- CAS number: 84696-21-9
- Origin(s): Plant
- INCI name: CENTELLA ASIATICA EXTRACT
- Centella Asiatica Extract is also known as Gotu Kola, Cica and Tiger Grass
- World famous for its wound healing properties as well as other skin benefits
- Can treat severely dry and irritated skin by nourishing and aiding hydration for the complexion
- Often formulated in products created to help combat any drying skin conditions, such as eczema and psoriasis
- Is often called “tiger grass” due to the fact tigers in the wild brush themselves against the plant to heal wounds or skin irritations
Who can use it?
Every skin type, particularly those who suffer from skin conditions flare-ups.
What is Centella Asiatica Extract?
You may have heard how in recent years, there has been a trending ingredient called Tiger Grass, which is the more common name for Centella Asiatica Extract. Its popularity has sky-rocketed due to the powerful anti-inflammatory and wound healing properties that this botanical wonder is famous for. With its abundance skin benefits you will find that when using a skincare product containing this clever ingredient you are able to combat any signs of irritating and drying skin conditions, such as eczema and psoriasis. These skin moisturising benefits will soothe and hydrate the skin leaving it feeling and looking calmed and settled. With the extent of the studies performed on this ingredient you will also find it is highly effective and almost everyone will reap the rewards of using this ingredient in their daily skincare routine, especially if you have a more sensitive skin type.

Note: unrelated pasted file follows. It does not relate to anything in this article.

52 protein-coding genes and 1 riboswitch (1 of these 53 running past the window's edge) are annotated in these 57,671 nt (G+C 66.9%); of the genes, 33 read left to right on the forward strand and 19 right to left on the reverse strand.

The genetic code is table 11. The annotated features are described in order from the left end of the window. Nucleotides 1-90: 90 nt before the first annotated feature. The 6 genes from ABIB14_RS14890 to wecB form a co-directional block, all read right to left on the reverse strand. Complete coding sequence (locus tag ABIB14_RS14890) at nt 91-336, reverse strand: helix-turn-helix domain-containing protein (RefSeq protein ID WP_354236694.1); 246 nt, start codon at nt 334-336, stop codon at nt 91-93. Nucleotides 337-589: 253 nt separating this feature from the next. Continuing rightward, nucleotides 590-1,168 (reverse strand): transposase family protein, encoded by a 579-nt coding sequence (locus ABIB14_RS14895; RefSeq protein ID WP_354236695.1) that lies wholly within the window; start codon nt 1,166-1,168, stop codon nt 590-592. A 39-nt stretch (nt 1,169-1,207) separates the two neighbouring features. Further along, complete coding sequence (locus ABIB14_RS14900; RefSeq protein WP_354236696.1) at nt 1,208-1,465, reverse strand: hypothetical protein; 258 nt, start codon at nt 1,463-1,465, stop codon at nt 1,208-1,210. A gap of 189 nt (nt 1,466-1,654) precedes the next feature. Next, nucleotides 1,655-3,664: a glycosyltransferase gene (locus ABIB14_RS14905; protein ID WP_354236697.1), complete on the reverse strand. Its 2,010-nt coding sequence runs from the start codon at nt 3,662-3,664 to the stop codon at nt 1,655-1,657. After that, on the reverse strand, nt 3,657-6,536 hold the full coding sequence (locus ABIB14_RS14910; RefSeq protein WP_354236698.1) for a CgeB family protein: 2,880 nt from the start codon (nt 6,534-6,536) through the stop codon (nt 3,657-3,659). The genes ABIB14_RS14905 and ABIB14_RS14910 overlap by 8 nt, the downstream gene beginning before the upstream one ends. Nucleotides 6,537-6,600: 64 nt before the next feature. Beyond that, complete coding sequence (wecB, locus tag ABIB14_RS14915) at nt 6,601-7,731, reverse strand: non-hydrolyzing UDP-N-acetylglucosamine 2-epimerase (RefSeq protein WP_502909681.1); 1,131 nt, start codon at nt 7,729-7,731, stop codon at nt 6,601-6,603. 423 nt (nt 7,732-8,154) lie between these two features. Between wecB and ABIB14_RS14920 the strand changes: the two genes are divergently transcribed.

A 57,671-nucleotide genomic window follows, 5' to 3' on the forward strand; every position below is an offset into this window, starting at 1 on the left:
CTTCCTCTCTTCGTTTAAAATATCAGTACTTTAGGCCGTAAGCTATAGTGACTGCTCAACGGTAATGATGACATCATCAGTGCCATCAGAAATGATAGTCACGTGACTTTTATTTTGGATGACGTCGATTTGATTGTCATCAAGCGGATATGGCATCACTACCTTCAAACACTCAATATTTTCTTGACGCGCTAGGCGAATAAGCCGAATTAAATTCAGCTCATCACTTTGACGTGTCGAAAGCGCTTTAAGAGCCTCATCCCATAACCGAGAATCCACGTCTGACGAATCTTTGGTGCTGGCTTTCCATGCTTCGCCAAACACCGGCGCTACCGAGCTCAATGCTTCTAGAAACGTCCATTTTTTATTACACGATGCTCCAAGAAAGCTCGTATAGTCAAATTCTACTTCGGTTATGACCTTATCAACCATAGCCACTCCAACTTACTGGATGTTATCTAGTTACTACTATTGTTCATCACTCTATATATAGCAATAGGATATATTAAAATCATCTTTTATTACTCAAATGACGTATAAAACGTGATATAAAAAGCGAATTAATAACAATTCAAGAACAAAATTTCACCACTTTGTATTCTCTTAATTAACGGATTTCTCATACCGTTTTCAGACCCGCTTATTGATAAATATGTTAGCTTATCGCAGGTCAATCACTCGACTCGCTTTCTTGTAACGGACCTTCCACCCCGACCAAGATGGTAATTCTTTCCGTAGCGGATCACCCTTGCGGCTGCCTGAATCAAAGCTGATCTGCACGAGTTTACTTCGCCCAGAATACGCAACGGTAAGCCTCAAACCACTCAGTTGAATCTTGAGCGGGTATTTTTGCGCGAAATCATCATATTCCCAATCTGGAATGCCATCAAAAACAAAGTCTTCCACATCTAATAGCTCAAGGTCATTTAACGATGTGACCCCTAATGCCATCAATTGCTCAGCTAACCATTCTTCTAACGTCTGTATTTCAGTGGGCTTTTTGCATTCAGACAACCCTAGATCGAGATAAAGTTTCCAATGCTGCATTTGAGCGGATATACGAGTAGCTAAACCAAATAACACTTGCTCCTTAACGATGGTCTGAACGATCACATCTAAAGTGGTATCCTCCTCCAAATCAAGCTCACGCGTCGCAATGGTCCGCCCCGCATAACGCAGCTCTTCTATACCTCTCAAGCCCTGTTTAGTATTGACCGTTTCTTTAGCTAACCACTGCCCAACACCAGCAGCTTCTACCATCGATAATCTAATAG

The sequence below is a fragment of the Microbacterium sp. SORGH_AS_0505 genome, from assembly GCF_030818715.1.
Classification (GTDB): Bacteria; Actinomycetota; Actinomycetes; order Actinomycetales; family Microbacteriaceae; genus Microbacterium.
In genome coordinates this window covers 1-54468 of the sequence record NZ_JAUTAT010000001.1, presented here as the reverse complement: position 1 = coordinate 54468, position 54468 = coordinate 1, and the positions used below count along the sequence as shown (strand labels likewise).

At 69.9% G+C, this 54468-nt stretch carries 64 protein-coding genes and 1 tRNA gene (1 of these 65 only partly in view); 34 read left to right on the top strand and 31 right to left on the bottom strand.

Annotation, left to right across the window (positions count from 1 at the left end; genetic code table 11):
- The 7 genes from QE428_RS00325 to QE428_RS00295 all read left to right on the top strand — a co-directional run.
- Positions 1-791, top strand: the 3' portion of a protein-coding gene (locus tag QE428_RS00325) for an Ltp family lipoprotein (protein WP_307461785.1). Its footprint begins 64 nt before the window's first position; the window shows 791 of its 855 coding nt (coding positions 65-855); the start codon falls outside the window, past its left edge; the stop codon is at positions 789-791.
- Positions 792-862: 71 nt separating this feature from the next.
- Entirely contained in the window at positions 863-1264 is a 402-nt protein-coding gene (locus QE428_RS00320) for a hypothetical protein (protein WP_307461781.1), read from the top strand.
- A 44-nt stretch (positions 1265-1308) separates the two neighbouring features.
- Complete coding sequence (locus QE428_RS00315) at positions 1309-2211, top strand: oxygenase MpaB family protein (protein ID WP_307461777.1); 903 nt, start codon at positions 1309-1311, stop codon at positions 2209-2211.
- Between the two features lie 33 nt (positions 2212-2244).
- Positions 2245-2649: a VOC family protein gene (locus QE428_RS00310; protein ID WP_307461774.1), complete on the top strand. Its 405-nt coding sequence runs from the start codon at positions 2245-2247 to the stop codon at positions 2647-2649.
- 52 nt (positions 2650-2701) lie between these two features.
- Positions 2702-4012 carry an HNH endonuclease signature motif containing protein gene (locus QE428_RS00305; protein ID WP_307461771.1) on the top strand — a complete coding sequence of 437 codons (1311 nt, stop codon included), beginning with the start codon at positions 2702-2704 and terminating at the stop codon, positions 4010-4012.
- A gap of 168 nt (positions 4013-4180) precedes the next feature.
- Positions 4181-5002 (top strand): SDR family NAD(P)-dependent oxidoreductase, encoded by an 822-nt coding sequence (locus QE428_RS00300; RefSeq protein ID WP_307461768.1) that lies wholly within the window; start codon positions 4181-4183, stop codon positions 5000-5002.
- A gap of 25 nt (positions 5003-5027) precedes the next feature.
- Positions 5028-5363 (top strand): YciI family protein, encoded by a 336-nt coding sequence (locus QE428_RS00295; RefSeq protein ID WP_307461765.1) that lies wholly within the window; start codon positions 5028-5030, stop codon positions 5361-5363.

Side effects of Centella Asiatica Extact
Very little to no side effects known when using Centella Asiatica Extract, in fact with its proven results of healing wounds, antioxidant and anti-inflammatory properties everyone will benefit from it being added into any formulation.
- Advances in Dermatology and Allergology/Postȩpy Dermatologii I Alergologii, Volume 30 (1) – Feb 1, 2013, Centella asiatica in cosmetology
- Bylka, Wiesława, et al. "Centella asiatica in dermatology: an overview." Phytotherapy research 28.8 (2014): 1117-1124.
- Ratz-Łyko, A., J. Arct, and K. Pytkowska. "Moisturizing and antiinflammatory properties of cosmetic formulations containing Centella asiatica extract." Indian journal of pharmaceutical sciences 78.1 (2016): 27.
- Bonte, F., et al. "Influence of asiatic acid, madecassic acid, and asiaticoside on human collagen I synthesis." Planta medica 60.02 (1994): 133-135.
- An, In-Sook, et al. "Titrated extract of Centella asiatica provides a UVB protective effect by altering microRNA expression profiles in human dermal fibroblasts." International journal of molecular medicine 30.5 (2012): 1194-1202.